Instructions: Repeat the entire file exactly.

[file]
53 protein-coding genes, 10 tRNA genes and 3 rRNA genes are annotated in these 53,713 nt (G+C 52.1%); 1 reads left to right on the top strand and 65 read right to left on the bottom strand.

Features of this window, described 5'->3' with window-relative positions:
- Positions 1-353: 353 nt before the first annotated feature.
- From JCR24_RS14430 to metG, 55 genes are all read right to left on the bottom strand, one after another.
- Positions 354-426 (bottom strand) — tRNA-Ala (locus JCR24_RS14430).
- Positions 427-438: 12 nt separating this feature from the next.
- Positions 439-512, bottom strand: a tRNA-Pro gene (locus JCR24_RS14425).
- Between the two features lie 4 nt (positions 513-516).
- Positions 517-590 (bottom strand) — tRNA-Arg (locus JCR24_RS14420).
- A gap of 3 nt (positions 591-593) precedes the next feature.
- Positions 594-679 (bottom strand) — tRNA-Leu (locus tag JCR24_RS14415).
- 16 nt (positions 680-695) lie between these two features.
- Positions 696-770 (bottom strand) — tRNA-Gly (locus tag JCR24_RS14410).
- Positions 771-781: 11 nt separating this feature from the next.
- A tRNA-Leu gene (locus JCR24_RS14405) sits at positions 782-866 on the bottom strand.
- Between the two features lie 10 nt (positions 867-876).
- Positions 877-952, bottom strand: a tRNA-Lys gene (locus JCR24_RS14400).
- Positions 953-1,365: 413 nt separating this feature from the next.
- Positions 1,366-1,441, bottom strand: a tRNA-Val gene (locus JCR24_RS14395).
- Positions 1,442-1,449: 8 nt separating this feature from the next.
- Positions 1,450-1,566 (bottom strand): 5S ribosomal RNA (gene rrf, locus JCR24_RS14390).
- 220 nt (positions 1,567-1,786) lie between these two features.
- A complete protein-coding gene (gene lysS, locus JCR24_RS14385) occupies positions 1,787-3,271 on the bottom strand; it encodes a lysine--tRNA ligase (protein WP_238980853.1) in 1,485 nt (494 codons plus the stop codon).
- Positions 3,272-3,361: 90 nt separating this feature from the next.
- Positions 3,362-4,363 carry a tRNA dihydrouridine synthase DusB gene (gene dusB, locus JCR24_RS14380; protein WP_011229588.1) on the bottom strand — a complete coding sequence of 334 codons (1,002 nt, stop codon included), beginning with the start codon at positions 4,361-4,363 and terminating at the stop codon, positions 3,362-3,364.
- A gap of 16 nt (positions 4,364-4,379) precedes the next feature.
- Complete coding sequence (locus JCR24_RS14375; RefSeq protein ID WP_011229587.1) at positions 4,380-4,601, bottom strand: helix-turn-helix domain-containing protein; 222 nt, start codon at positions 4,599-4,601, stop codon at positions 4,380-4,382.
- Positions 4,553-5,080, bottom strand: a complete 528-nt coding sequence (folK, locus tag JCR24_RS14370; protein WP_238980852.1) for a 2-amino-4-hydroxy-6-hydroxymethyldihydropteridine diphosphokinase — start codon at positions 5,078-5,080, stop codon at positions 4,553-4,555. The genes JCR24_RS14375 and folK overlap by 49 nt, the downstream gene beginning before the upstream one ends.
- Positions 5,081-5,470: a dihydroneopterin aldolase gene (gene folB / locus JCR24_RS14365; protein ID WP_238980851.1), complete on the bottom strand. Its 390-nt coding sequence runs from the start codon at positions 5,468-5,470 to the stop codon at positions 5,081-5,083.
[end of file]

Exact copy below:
53 protein-coding genes, 10 tRNA genes and 3 rRNA genes are annotated in these 53,713 nt (G+C 52.1%); 1 reads left to right on the top strand and 65 read right to left on the bottom strand.

Features of this window, described 5'->3' with window-relative positions:
- Positions 1-353: 353 nt before the first annotated feature.
- From JCR24_RS14430 to metG, 55 genes are all read right to left on the bottom strand, one after another.
- Positions 354-426 (bottom strand) — tRNA-Ala (locus JCR24_RS14430).
- Positions 427-438: 12 nt separating this feature from the next.
- Positions 439-512, bottom strand: a tRNA-Pro gene (locus JCR24_RS14425).
- Between the two features lie 4 nt (positions 513-516).
- Positions 517-590 (bottom strand) — tRNA-Arg (locus JCR24_RS14420).
- A gap of 3 nt (positions 591-593) precedes the next feature.
- Positions 594-679 (bottom strand) — tRNA-Leu (locus tag JCR24_RS14415).
- 16 nt (positions 680-695) lie between these two features.
- Positions 696-770 (bottom strand) — tRNA-Gly (locus tag JCR24_RS14410).
- Positions 771-781: 11 nt separating this feature from the next.
- A tRNA-Leu gene (locus JCR24_RS14405) sits at positions 782-866 on the bottom strand.
- Between the two features lie 10 nt (positions 867-876).
- Positions 877-952, bottom strand: a tRNA-Lys gene (locus JCR24_RS14400).
- Positions 953-1,365: 413 nt separating this feature from the next.
- Positions 1,366-1,441, bottom strand: a tRNA-Val gene (locus JCR24_RS14395).
- Positions 1,442-1,449: 8 nt separating this feature from the next.
- Positions 1,450-1,566 (bottom strand): 5S ribosomal RNA (gene rrf, locus JCR24_RS14390).
- 220 nt (positions 1,567-1,786) lie between these two features.
- A complete protein-coding gene (gene lysS, locus JCR24_RS14385) occupies positions 1,787-3,271 on the bottom strand; it encodes a lysine--tRNA ligase (protein WP_238980853.1) in 1,485 nt (494 codons plus the stop codon).
- Positions 3,272-3,361: 90 nt separating this feature from the next.
- Positions 3,362-4,363 carry a tRNA dihydrouridine synthase DusB gene (gene dusB, locus JCR24_RS14380; protein WP_011229588.1) on the bottom strand — a complete coding sequence of 334 codons (1,002 nt, stop codon included), beginning with the start codon at positions 4,361-4,363 and terminating at the stop codon, positions 3,362-3,364.
- A gap of 16 nt (positions 4,364-4,379) precedes the next feature.
- Complete coding sequence (locus JCR24_RS14375; RefSeq protein ID WP_011229587.1) at positions 4,380-4,601, bottom strand: helix-turn-helix domain-containing protein; 222 nt, start codon at positions 4,599-4,601, stop codon at positions 4,380-4,382.
- Positions 4,553-5,080, bottom strand: a complete 528-nt coding sequence (folK, locus tag JCR24_RS14370; protein WP_238980852.1) for a 2-amino-4-hydroxy-6-hydroxymethyldihydropteridine diphosphokinase — start codon at positions 5,078-5,080, stop codon at positions 4,553-4,555. The genes JCR24_RS14375 and folK overlap by 49 nt, the downstream gene beginning before the upstream one ends.
- Positions 5,081-5,470: a dihydroneopterin aldolase gene (gene folB / locus JCR24_RS14365; protein ID WP_238980851.1), complete on the bottom strand. Its 390-nt coding sequence runs from the start codon at positions 5,468-5,470 to the stop codon at positions 5,081-5,083.